Infodemic

Tech giants struggle to stem 'infodemic' of false coronavirus claims, but at least (for once) they are trying. Is it time to make them try harder to quash all sorts of other types of fake news?

If you Google “coronavirus”, the results you'll see bear little resemblance to any other search.

There are no ads, no product recommendations, and no links to websites that have figured out how to win the search engine optimisation game. Government, NGO and mainstream media sources dominate.


Algorithms and user-generated content are out; gatekeepers and fact checking are in.

Silicon Valley has responded to the “infodemic” with aggressive intervention and an embrace of official sources and traditional media outlets. Across the social web – on Facebook, Twitter, YouTube, Reddit, Instagram and Pinterest – search results related to Covid-19 are similarly predetermined.


Instagram delivers a pop-up urging US users to go to the website for the Centers for Disease Control and Prevention (CDC) – or UK users to the NHS – rather than look at the memes and pictures tagged with #coronavirus.


On Facebook, a dedicated “Information Center” includes a mix of curated information and official medical advice. On Pinterest, the only infographics and memes to be found on topics such as “Covid-19” or “hydroxychloroquine” are those made by internationally recognised health organisations, such as the WHO.


It is a stark contrast to how social media platforms have dealt with misinformation in the past.


US-based platforms, shaped by Silicon Valley’s libertarian ethos and protected by the first amendment, have long been reluctant to take a proactive editorial role or censor speech that could be considered political. They have had to be pushed, prodded, cajoled, protested, and shamed into addressing hate speech, anti-vaxx propaganda and the harassment of victims of mass shootings.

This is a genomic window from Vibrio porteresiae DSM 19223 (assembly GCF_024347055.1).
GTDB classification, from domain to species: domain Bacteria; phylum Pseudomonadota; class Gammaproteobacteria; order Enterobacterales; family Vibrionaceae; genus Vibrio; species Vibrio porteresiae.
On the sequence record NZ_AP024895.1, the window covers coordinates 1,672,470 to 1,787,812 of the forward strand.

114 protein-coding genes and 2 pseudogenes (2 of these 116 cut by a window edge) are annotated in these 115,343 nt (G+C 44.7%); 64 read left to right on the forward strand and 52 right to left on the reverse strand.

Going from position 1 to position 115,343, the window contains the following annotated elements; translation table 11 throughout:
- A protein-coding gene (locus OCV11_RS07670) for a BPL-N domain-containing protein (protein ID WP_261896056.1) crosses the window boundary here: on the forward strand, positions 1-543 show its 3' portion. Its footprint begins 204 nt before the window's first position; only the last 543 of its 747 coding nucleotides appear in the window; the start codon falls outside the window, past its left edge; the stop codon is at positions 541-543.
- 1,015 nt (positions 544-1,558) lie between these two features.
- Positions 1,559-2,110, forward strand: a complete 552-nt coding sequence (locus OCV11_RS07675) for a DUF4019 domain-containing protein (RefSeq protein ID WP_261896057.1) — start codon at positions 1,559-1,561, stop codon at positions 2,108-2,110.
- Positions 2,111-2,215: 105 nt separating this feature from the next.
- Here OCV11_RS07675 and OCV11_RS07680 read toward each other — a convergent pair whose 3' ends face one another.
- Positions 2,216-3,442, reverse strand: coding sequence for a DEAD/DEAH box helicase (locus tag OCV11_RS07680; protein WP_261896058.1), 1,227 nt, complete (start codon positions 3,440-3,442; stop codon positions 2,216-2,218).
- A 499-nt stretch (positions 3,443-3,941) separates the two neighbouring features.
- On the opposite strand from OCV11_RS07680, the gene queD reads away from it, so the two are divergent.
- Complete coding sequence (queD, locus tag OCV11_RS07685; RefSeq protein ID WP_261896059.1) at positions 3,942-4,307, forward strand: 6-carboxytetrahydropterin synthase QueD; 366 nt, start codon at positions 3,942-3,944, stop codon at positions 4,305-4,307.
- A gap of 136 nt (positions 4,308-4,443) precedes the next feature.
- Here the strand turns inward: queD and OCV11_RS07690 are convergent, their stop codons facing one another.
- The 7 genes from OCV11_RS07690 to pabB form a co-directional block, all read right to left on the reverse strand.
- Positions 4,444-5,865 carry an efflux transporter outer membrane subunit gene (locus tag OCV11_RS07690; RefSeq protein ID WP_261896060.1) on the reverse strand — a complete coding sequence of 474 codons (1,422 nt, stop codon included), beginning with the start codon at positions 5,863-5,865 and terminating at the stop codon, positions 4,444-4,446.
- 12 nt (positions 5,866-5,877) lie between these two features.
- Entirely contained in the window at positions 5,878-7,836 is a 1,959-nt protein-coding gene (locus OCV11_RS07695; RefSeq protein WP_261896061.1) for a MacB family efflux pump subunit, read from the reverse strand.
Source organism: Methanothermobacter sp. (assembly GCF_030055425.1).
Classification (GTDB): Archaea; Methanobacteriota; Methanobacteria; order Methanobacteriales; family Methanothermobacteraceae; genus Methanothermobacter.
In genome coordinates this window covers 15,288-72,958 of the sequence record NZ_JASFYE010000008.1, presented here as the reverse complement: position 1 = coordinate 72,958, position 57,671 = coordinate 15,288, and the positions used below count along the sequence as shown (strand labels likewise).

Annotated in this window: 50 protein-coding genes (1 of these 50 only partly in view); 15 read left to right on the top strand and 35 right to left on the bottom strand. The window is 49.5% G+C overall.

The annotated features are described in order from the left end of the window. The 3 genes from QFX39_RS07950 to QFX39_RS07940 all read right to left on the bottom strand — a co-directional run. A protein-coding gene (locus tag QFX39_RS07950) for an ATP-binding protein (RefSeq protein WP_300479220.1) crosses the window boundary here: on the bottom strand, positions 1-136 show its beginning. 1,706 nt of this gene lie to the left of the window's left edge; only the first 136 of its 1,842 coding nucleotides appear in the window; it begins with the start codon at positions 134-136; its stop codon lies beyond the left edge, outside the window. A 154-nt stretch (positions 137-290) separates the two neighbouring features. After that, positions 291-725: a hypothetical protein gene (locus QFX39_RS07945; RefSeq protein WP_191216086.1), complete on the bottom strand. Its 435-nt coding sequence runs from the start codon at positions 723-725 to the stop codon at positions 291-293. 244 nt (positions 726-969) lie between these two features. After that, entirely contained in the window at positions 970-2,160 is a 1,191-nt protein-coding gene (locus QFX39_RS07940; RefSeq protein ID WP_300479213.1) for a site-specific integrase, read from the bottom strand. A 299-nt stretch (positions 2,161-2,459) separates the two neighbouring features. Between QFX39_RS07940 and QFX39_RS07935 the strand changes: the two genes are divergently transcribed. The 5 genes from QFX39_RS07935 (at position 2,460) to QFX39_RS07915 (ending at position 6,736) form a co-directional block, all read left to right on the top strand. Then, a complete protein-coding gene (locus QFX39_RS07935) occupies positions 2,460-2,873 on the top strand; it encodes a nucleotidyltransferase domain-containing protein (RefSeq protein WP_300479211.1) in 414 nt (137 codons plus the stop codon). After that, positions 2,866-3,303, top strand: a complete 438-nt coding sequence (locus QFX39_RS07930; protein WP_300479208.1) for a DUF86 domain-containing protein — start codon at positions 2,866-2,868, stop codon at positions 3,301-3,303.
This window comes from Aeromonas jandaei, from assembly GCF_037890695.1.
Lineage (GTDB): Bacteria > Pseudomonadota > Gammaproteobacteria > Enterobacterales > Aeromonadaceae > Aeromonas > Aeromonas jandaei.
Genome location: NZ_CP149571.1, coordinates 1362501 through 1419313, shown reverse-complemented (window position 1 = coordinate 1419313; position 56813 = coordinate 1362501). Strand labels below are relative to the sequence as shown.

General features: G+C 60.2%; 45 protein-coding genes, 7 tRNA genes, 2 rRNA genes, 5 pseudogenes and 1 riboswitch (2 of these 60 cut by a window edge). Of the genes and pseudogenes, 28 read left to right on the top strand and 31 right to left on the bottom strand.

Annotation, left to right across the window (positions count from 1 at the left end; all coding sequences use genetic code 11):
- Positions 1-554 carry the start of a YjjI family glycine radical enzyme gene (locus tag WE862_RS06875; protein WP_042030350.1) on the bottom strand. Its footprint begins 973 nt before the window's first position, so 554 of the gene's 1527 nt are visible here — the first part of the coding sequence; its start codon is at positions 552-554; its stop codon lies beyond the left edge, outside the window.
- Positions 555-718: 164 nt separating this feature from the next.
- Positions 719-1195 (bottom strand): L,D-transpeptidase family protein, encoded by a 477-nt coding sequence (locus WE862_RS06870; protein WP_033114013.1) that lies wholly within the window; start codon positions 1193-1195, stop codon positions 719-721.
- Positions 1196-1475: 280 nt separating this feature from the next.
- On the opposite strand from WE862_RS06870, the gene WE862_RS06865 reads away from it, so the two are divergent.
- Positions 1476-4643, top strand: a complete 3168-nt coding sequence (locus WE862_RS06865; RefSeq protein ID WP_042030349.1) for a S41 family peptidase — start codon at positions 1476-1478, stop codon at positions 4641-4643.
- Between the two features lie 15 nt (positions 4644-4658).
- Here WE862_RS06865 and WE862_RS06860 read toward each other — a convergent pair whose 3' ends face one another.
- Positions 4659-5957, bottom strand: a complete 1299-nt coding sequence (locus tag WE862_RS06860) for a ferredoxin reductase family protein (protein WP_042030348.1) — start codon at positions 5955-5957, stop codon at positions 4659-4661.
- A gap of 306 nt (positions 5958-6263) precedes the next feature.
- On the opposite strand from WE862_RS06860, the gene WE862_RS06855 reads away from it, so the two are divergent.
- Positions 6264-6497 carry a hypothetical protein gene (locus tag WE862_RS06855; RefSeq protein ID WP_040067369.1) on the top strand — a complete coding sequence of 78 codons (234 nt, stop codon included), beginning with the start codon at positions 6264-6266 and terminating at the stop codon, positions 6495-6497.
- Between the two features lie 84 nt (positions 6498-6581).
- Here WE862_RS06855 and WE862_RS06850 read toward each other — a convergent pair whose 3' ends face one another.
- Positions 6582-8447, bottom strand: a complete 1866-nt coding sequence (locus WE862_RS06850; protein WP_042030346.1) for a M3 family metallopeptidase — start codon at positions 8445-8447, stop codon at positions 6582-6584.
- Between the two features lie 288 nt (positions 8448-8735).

On coronavirus, they have competed to be responsible and reliable sources of information.


Carl Bergstrom, a University of Washington professor of biology who also studies and has written a book about misinformation, says the efforts of the social media companies are too little, too late.


“They’ve built this whole ecosystem that is all about engagement, allows viral spread, and hasn’t ever put any currency on accuracy,” he said. “Now all of a sudden we have a serious global crisis, and they want to put some Band-Aids on it. It’s better than not acting, but praising them for doing it is like praising Philip Morris for putting filters on cigarettes.”


The platforms feel they can be much more aggressive on coronavirus misinformation than they have been on political misinformation, said Claire Wardle of the non-profit organisation First Draft. “There are no two sides with coronavirus, so they don’t have people on the other side saying: ‘We want this,’ the way you do with anti-vaxxers or political misinformation,” said Wardle. “They are freer to act.”


It is also relatively simple and straightforward for the platforms to select trusted sources of authoritative information – the WHO, NHS, CDC, etc – without appearing politically biased.


Wardle faulted the tech companies for not being better prepared for the crisis, however. Facebook has long ignored the conspiracy communities that organise using Facebook groups, such as anti-vaxxers, followers of QAnon, and people who believe 5G is harmful. Coronavirus misinformation is rampant in those communities.


Another complicating factor is that normally trustworthy sources are not providing reliable information.


“We’ve seen the US government, particularly the White House, becoming a significant purveyor of misinformation around the virus,” Bergstrom said.


Facebook and Twitter have removed posts by prominent and powerful people over coronavirus misinformation, including the Brazilian president, Jair Bolsonaro, but the real test of their resolve will be whether they ever take action against misinformation by Trump.


“We planned for years for this pandemic, but we never realised that we would be fighting a war on two fronts,” said Bergstrom. “One against the pandemic, and one against all the disinformation and hate and fear that is being amped up and enflamed by political opportunists.”


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